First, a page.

reen is the watchword for the textile care industry in the Benelux region these days. It is seen as the best way forward following the economic crisis, not just to meet legislative requirements but also to use as a marketing tool to attract more customers and to cut costs.

The economies of the three Benelux countries, Belgium, the Netherlands and Luxembourg, are improving. Unemployment is gradually decreasing and there is some growth. GDP growth for 2011 is estimated to reach 1.7% for Belgium and the Netherlands and 3.11% for Luxembourg but there is still some nervousness about what is going to happen and caution still reigns.

In Luxembourg, according to Statec, the national statistics agency, industrial output has grown for five quarters in a row since the second quarter of 2009, a trend visible in most of the manufacturing sectors. In addition, most non-financial market services showed a recovery, including commerce, transport, communications, hotel and catering and business services.

In Belgium, according to Maarten van Severen from the Belgian Federation of Textile Industries (FBT), while there has been a slight decrease in turnover in the laundry sector, the drycleaning sector has continued to decline more substantially. Some drycleaners and launderers are benefiting from the “Dienstencheque”, a voucher system that provides customers (who purchase vouchers for the services they want) with government-subsidised services through approved companies. These services include house cleaning, help with shopping, support for disabled people and, in the drycleaning and laundry sector, ironing services.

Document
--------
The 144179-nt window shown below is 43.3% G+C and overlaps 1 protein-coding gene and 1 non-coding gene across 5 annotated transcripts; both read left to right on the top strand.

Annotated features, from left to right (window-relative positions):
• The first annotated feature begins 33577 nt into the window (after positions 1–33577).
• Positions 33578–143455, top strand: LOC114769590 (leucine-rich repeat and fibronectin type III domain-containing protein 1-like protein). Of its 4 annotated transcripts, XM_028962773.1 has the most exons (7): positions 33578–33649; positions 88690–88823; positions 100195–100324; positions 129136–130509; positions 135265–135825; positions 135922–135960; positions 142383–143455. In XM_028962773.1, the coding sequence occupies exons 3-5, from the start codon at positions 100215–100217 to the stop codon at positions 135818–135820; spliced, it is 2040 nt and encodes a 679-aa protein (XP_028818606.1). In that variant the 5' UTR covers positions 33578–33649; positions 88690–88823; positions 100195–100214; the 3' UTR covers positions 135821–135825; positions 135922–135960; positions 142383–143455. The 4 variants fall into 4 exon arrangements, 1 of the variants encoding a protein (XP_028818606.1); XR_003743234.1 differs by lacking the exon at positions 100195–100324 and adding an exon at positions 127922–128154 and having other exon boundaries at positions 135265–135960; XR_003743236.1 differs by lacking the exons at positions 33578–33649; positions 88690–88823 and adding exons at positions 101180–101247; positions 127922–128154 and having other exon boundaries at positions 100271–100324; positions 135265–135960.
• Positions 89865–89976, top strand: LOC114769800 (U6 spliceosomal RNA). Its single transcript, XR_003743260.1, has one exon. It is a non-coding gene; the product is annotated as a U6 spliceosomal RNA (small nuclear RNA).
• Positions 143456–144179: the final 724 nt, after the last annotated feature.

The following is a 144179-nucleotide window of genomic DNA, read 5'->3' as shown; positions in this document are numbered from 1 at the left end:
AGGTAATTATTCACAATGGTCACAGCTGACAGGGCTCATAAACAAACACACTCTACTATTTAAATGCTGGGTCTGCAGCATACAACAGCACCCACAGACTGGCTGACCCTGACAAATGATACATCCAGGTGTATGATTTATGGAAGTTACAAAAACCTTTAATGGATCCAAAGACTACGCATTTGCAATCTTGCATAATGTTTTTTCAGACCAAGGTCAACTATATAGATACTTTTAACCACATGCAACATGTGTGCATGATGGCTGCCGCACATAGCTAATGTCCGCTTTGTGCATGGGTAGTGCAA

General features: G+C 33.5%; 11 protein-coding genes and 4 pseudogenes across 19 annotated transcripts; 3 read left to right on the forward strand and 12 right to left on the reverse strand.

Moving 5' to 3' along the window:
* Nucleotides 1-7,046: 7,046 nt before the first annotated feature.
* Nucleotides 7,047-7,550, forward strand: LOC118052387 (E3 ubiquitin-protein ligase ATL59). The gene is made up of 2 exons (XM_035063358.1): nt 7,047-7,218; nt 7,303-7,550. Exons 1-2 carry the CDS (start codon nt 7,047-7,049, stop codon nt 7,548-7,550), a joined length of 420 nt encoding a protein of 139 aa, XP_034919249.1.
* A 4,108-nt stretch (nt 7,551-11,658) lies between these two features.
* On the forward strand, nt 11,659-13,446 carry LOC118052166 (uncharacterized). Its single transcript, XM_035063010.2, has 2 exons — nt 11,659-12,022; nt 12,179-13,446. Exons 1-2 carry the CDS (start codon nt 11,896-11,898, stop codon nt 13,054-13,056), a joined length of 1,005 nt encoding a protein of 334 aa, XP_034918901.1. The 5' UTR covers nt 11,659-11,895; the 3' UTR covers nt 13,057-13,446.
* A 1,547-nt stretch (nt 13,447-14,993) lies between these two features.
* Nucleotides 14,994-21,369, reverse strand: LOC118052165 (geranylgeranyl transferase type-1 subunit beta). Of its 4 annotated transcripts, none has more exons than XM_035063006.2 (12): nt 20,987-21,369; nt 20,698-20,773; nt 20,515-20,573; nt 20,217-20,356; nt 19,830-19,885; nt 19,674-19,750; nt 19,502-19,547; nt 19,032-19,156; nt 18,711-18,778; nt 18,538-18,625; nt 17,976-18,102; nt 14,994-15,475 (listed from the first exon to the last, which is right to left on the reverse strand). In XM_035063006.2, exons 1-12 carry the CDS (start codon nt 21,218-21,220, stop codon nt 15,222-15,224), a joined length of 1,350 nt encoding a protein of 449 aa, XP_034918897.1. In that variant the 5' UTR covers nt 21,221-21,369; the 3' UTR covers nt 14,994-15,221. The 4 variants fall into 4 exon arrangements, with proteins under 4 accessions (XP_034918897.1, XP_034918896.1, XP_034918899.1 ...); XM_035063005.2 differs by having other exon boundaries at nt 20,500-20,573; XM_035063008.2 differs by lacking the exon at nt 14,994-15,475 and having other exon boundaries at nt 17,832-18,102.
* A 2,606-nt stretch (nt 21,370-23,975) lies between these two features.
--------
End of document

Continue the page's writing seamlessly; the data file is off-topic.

Large laundries

The laundry sector in Belgium is increasingly being dominated by the large laundries that primarily focus on textile rental.

Smaller independent laundries continue to survive but they are becoming “niche” businesses that specialise in a single sector such as workwear, healthcare or hotel linen and cater mainly to those customers that own the linen. Medium-sized independent laundries are most at risk of disappearing, says the FBT’s van Severen.

“Environmental legislation is becoming stricter,” he adds. Every year the government finds a new toxic agent and adds it to the list.”

FBT is currently working with 14 partners throughout Europe on a project to help identify, develop and implement sustainable technologies for water and energy savings and for CO2 reduction in European industrial laundries.

The project started in October 2008 and is due to bring out its report at the end of this year.

FBT is working on is the Clean4Safe programme, a collaboration between the textile care industry and suppliers of workwear and personal protective equipment (PPE). This provides a platform for the identification and resolution of problems with workwear and PPE on an industry-wide level.

Alex van Nieuwenhuyzen, from distributor Landuwasco, which handles Milnor equipment in the Netherlands, says that laundries are reluctant to invest and smaller laundries are disappearing. Those that have remained are mostly large businesses that are catering for the growing textile rental market.

Hospital laundries have disappeared as hospitals turn to rental. For dealers such as Landuwasco this has meant a decline in business as many of the larger companies are choosing to deal directly with the manufacturers rather than go through a distributor.